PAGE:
Lying in hospital I reflected on why the accident had happened. I was unaware too – I had assumed too much and I was an inexperienced motorcyclist driving a big bike. I had not practiced enough – even though I knew, as we all do, that practice is essential to becoming good at something. It was my fault for not being a good enough driver.

I also decided that whoever was to blame a bike against a car was an unfair contest as the bike always came off worse, so if I was to ever have a ‘big bike’ again it would be when I lived somewhere that the conditions were conducive to touring – like the south of France – and I made that a goal. Two good things came from the accident.

The first was a Turning Point for me: that to be good at something you have to practice until you become good at it.
Years later, when I moved to the South of France I fulfilled that goal with a 1450cc Harley Davidson. But I had not ridden a bike for years, so following my adherence to the principle of practice, I contacted a Motor Cycling Academy.
The service and attention was excellent and my teacher, a veteran motorcycle police trainer of 20 years, instilled me with confidence. The one-to-one intensive course commenced with me being taken through all the principles. Then, having understood what was involved, the practice of the principles followed.

Starting on a small bike in a training park I was able to master the principles and rose to the ranks of the Heritage Classic Springer. At the end of the course my instructor reminded me to never stop practicing.

The day I collected my Harley, which was the same model I had practiced on, I was nervous. As you get older you become more aware of your vulnerability and it didn’t help that near the Italian border where I collected the bike, everyone considers themselves as a practicing Michael Schumacher but without his knowledge of driving principles.

Taking the bike out everyday, to practice, my confidence began to build. At hazardous points in the road my concentration allowed me to even hear the instructor’s voice in my ear advising, confirming or praising my actions.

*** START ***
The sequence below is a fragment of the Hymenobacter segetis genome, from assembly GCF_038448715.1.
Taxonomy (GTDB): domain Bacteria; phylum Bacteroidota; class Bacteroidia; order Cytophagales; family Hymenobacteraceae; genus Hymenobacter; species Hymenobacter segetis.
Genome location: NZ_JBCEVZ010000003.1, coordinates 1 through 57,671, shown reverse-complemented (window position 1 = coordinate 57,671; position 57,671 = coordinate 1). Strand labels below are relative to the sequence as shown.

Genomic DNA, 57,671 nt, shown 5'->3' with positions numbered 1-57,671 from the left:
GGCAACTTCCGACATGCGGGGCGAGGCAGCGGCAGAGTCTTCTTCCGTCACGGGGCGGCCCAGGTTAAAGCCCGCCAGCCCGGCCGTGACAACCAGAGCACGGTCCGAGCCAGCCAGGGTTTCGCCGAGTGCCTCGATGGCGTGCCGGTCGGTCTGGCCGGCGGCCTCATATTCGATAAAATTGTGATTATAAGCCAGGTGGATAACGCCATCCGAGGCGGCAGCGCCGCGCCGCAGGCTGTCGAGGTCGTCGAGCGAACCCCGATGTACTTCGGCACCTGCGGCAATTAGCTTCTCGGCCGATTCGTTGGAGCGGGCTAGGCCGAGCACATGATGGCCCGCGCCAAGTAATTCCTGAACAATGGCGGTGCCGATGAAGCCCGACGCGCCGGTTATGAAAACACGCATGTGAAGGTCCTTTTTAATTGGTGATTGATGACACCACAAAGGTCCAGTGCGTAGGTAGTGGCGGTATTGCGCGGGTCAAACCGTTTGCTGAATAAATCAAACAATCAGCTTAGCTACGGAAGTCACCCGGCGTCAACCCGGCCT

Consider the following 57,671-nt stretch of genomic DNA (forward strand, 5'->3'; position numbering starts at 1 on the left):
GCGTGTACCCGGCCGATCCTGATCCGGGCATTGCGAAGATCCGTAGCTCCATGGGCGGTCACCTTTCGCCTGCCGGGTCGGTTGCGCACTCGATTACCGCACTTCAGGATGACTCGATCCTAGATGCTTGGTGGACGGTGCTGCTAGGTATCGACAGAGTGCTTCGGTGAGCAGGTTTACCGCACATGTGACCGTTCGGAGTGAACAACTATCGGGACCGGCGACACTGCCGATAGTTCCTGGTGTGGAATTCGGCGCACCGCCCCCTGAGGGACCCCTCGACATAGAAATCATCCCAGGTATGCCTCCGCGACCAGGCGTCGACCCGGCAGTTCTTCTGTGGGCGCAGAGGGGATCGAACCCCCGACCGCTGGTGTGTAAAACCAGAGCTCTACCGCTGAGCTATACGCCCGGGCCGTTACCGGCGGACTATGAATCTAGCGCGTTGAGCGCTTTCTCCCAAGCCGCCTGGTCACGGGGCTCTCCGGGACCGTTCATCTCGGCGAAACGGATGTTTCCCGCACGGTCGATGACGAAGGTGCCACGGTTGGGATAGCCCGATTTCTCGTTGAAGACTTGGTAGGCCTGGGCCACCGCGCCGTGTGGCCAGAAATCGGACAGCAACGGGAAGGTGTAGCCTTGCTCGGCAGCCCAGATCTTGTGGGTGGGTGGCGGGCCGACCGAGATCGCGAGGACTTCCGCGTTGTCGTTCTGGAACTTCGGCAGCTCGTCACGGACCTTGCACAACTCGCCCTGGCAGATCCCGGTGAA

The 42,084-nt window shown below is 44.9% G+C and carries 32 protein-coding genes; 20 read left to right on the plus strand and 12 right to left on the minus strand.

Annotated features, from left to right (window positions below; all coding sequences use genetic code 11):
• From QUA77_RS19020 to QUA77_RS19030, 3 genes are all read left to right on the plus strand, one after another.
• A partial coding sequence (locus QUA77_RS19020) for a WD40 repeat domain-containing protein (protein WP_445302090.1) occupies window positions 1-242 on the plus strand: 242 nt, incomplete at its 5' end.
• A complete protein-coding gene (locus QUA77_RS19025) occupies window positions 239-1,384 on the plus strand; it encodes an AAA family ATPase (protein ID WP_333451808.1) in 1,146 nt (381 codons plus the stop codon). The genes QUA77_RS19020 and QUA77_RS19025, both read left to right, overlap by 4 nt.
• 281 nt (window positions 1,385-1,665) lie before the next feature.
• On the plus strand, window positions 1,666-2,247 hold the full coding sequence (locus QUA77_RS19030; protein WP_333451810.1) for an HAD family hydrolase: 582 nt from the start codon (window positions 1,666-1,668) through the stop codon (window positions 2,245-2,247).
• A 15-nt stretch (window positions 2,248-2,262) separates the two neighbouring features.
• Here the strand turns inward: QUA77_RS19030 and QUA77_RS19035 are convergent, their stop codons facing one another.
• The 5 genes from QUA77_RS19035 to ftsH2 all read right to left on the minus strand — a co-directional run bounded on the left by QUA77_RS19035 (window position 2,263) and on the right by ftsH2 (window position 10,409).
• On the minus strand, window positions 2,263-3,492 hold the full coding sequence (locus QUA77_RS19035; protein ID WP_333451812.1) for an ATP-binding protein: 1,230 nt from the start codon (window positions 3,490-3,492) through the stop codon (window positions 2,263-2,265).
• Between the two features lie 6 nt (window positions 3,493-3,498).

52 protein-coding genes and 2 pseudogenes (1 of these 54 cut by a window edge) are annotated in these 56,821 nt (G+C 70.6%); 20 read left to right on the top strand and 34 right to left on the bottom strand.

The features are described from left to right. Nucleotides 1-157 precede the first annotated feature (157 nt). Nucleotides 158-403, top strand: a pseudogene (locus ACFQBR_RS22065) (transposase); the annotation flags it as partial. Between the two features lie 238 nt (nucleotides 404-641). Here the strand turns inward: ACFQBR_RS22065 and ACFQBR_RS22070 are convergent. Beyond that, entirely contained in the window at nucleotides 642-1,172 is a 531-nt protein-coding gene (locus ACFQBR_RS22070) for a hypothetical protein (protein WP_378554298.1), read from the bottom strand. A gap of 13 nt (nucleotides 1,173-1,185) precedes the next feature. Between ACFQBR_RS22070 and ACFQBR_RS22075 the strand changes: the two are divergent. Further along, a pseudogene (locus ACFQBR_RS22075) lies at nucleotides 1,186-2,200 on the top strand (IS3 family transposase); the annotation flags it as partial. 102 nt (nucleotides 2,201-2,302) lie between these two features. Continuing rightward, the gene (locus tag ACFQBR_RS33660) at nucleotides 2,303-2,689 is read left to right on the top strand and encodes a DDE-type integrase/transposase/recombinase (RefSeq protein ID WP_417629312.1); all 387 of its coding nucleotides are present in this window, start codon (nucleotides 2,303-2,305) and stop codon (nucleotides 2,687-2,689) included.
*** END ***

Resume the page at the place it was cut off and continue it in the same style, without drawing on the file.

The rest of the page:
Often, we will drive to work or home and because we have either been absorbed in our thoughts, the radio, or more commonly today, a phone call, we arrive at our destination almost unaware of our journey. It is almost as though we have driven on autopilot.

I have made the point that the majority of accidents can be traced back to a lack of concentration, or awareness, and often we learn greater awareness because of an accident. I am absolutely certain that if I had practiced sufficiently the principles that I had learned later, my accident all those years ago would have been avoided.

Whenever something is important to us we should be more aware, but it’s seldom that we are.

Too often we are so involved in the hustle and bustle of business to practice the principles that we know make good sense and lead to success. Promising that someday we will take the time out is not good enough.

The world of entrepreneurship may be likened to driving something that we are not quite used to, in surroundings that suddenly appear more hazardous than we initially thought.

The habit is to retreat to the comfort of being cocooned in something that we believe to be more secure, where we can relax our concentration, and get somewhere without too much concern as to how we did it.

Such a habit must be replaced with acknowledging those principles that will ensure we can achieve our goals and practicing resolutely until we do.

The clear Turning Point for me was that whatever I want to do I make certain I practice, practice and practice and never stop practicing.

And what was the second good thing that came from the accident? Well, the Major was the commanding officer of my future father-in-law – but that’s another story.